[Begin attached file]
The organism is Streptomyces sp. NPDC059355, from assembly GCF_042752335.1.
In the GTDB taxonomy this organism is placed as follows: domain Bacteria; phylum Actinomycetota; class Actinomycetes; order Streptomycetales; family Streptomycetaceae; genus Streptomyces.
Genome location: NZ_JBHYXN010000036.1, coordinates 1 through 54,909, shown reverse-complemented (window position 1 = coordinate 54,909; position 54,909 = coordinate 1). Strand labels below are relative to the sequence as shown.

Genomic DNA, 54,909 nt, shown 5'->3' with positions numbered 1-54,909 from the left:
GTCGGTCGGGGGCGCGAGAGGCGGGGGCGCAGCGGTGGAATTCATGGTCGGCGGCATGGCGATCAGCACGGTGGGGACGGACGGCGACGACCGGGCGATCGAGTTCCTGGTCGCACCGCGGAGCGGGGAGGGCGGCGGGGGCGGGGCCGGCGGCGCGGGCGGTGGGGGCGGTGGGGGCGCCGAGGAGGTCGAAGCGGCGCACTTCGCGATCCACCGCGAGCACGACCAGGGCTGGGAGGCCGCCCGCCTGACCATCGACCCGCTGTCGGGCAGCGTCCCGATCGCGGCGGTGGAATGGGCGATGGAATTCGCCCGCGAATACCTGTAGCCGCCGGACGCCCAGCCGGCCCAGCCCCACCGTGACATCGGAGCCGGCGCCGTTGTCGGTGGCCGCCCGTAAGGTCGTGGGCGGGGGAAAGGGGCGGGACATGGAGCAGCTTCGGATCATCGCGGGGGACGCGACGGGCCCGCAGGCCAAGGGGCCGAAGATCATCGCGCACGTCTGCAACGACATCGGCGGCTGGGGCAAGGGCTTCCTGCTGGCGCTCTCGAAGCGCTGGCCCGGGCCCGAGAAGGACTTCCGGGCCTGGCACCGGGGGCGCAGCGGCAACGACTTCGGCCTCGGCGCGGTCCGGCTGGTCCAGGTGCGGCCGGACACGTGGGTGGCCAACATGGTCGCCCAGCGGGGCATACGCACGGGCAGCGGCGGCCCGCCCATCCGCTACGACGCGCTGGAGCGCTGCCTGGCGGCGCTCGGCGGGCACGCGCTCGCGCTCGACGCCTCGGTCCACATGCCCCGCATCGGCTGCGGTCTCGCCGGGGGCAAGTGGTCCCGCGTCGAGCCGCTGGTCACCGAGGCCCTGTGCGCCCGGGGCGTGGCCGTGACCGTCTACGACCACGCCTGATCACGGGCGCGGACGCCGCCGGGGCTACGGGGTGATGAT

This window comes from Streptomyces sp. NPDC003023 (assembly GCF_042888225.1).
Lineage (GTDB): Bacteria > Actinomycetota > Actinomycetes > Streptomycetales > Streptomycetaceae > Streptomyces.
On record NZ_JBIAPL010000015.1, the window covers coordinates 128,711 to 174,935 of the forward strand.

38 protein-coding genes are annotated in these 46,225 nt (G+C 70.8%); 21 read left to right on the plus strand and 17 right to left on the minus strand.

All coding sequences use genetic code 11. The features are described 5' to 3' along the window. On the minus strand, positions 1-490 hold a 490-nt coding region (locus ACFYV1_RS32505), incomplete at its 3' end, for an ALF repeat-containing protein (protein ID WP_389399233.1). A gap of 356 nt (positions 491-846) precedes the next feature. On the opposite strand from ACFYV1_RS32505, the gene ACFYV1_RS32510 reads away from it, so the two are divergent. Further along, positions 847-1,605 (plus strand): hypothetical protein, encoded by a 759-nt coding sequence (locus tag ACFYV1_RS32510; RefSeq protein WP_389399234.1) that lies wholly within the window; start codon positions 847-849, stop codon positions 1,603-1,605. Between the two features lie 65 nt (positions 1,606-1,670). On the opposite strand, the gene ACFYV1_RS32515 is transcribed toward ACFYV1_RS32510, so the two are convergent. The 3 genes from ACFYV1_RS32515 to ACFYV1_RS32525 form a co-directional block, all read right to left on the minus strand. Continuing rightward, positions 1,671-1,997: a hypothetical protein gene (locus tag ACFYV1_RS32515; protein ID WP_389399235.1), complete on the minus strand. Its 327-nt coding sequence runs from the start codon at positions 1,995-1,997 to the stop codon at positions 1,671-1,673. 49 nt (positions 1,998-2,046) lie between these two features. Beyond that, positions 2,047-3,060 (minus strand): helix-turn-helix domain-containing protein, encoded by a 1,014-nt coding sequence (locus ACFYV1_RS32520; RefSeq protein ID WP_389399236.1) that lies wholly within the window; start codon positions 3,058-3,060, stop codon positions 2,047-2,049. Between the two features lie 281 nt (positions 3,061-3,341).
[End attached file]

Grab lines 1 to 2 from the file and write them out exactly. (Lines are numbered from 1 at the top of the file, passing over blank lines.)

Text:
The organism is Streptomyces sp. NPDC059355, from assembly GCF_042752335.1.
In the GTDB taxonomy this organism is placed as follows: domain Bacteria; phylum Actinomycetota; class Actinomycetes; order Streptomycetales; family Streptomycetaceae; genus Streptomyces.